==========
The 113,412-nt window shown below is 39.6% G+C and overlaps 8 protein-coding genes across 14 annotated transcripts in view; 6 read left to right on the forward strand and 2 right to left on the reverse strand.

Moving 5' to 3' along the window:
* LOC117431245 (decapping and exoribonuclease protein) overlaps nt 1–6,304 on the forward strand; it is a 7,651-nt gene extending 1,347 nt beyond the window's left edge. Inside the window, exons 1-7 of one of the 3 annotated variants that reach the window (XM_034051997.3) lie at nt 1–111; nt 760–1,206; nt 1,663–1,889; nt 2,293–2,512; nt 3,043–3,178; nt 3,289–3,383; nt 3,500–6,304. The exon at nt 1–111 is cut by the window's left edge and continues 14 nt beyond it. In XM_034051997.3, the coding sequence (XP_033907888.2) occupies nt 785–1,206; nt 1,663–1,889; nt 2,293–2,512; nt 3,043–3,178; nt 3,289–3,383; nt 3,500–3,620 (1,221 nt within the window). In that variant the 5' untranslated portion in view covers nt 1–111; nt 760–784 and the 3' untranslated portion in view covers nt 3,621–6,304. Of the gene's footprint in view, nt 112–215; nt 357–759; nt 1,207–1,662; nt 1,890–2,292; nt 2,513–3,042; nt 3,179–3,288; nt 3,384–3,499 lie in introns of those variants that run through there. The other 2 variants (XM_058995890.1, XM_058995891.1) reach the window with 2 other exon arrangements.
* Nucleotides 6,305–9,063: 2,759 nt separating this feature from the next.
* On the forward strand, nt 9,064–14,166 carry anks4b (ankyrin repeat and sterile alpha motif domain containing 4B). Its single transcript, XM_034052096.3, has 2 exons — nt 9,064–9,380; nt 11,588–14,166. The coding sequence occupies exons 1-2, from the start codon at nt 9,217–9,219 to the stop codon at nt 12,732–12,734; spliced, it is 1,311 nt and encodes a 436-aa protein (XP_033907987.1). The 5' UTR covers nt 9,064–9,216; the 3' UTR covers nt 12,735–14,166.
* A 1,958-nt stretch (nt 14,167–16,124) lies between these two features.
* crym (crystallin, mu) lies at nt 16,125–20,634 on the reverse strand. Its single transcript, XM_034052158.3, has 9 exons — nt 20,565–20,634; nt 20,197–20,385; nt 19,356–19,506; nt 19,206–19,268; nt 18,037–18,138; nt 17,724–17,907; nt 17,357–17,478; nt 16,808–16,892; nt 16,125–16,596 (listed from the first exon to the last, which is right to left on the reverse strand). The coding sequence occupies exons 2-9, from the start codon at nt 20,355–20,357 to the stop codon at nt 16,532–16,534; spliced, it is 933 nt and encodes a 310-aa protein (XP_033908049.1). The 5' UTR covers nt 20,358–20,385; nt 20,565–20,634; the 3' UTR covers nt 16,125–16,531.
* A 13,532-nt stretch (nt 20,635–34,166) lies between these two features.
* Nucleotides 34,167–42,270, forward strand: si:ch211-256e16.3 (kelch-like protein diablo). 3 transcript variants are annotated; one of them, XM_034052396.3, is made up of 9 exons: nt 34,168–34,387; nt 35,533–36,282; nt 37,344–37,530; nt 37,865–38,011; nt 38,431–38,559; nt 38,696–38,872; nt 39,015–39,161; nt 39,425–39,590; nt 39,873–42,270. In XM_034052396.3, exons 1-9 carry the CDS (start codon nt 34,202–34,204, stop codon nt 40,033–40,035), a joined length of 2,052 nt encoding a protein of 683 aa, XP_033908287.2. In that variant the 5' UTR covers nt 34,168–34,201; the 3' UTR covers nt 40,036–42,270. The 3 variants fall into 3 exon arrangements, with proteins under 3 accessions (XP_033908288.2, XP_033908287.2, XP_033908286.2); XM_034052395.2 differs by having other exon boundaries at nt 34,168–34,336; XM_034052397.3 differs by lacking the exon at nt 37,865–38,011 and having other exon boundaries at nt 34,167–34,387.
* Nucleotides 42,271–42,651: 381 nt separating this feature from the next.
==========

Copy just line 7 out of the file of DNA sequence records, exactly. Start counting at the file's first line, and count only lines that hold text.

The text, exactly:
* crym (crystallin, mu) lies at nt 16,125–20,634 on the reverse strand. Its single transcript, XM_034052158.3, has 9 exons — nt 20,565–20,634; nt 20,197–20,385; nt 19,356–19,506; nt 19,206–19,268; nt 18,037–18,138; nt 17,724–17,907; nt 17,357–17,478; nt 16,808–16,892; nt 16,125–16,596 (listed from the first exon to the last, which is right to left on the reverse strand). The coding sequence occupies exons 2-9, from the start codon at nt 20,355–20,357 to the stop codon at nt 16,532–16,534; spliced, it is 933 nt and encodes a 310-aa protein (XP_033908049.1). The 5' UTR covers nt 20,358–20,385; nt 20,565–20,634; the 3' UTR covers nt 16,125–16,531.